The copper coin was consequently, as can be seen from the above report, also the coin manipulated by provincial officials to subsidize their income. Not only in Gilan but in other places too frequently the copper coins were withdrawn and reissued after heavy taxation by changing the value of the new coin. This happened either at Naw Ruz or when the governor was changed. The best way of describing this process is with the old saying about "going to bed with a ten penny piece in one's breeches and finding only five there in the morning", since if a person had not turned in the old ones and obtained new ones, he woke up in the morning to discover the old ones worthless. Simultaneously, for every ten old coins returned only five new ones were received. In this way each time the authorities withdrew the old coins, they were left with a substantial number of additional new coins with which to pay for their bureaucratic expenses such as salaries. As a result people in any locality were forced to convert copper coins into gold or silver before their value changed. This fact also contributed to the preponderance of foreign bullion coins in circulation, primarily Russian coins in the north and Indian rupees in the south. These coins were so prevalent that in some southern and northern provinces most commercial transactions were carried out with them, even to the extent of paying government taxes. There were, as a result, varying exchange rates between the copper coins and the qiran from place to place and at any single time. Although the official rate was 20 shahis to the qiran, the silver qiran exchanged for as much as seventy, fifty or thirty shahis. Thus copper coins changed at a heavy discount, causing inflation which was felt heavily by the masses.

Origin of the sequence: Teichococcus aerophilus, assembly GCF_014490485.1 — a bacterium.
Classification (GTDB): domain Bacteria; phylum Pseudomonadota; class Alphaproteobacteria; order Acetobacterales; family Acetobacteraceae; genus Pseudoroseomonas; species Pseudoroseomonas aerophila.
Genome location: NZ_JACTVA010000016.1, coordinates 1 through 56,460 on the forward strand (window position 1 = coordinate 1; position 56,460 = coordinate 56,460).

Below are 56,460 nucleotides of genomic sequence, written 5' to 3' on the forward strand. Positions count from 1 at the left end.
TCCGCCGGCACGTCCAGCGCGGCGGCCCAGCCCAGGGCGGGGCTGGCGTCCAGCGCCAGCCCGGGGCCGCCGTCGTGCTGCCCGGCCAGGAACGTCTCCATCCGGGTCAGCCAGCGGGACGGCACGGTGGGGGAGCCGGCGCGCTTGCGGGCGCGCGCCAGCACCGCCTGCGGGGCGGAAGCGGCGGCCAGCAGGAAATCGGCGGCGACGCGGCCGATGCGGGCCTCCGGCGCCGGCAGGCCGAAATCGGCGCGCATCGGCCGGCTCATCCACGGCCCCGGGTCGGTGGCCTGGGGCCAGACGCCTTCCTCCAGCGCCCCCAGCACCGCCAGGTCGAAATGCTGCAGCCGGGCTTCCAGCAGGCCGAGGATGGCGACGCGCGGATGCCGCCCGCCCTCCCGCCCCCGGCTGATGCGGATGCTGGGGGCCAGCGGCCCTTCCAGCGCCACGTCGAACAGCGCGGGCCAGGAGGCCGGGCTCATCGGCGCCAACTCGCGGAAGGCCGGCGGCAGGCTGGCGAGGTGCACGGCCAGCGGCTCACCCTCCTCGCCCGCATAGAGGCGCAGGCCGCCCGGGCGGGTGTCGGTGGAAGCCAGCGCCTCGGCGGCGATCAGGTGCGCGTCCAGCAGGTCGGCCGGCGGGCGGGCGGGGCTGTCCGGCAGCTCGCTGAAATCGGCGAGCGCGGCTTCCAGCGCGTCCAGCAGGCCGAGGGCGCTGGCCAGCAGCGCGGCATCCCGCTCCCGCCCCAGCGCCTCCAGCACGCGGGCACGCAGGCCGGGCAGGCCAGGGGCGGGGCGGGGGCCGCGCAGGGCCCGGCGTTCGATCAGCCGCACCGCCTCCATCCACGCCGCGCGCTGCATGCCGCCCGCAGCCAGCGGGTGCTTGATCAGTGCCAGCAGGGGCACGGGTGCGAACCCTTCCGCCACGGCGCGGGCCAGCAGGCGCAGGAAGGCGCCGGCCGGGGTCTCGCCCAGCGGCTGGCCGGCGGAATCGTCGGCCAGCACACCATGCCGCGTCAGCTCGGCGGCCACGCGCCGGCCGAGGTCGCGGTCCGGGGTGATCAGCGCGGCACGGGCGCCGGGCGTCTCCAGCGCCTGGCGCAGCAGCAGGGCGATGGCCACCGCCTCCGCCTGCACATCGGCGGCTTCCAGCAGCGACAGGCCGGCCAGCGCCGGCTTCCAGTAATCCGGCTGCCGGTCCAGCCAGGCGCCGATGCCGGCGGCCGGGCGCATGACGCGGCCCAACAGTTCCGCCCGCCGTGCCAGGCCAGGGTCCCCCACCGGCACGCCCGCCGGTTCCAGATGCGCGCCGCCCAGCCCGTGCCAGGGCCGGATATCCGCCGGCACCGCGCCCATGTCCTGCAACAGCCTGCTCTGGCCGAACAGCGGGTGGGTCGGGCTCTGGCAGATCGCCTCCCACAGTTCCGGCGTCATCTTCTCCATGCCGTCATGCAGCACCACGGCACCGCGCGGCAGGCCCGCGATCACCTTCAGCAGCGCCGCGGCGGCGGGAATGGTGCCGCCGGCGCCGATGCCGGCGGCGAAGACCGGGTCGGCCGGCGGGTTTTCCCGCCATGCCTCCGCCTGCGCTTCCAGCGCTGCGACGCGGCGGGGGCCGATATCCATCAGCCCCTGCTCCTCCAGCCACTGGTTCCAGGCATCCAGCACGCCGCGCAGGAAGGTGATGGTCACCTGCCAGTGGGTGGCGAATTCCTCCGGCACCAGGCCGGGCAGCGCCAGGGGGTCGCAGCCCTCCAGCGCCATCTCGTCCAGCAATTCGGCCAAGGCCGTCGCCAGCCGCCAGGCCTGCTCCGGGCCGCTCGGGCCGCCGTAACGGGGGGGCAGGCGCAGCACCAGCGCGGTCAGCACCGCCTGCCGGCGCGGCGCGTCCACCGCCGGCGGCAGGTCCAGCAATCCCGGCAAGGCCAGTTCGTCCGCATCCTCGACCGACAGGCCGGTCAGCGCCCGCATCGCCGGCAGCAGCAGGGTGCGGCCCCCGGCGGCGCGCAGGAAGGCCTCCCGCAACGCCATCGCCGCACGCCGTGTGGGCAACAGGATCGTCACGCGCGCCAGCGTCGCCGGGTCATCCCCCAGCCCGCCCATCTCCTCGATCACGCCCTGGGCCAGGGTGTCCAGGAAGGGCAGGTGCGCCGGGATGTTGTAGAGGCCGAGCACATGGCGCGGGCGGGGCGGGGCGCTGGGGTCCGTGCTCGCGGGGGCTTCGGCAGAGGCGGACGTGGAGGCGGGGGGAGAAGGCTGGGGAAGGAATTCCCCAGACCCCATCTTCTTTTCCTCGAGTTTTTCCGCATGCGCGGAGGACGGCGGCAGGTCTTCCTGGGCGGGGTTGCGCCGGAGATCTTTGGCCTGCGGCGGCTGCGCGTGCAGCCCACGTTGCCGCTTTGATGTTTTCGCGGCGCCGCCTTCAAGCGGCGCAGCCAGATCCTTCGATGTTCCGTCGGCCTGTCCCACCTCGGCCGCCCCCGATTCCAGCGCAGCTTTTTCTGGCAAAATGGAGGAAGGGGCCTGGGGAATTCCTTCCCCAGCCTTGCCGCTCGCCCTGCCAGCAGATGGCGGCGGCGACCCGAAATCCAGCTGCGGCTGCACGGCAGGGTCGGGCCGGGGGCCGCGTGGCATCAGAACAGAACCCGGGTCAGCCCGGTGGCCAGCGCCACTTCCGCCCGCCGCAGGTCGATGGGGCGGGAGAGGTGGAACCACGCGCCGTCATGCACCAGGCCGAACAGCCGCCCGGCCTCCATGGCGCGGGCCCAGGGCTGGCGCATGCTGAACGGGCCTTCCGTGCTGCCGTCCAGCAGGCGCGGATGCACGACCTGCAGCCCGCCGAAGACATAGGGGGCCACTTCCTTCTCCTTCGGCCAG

The problem was not limited to the copper coins alone, as there was also a problem concerning the qiran. The first coins issued by Nasir al-Din Shah after his accession to the throne in 1848 were the gold tuman of 53.28 grains, 990 fine and the silver qiran of 82.88 grains, 960 fine. The gold to silver ratio between these coins was 1:15 5/8. Simultaneously the international price of silver was frequently higher than this; therefore it was profitable to export silver qiran. The silver qiran left Iran in large quantities for India, Turkey and Russia. As a result there was a great shortage of qirans, and although the official rate of exchange between the Russian qiran and the tuman was 10:1, in practice it was not possible to change one gold tuman for any more than 9 qirans as there were too many gold coins and too few silver ones in circulation.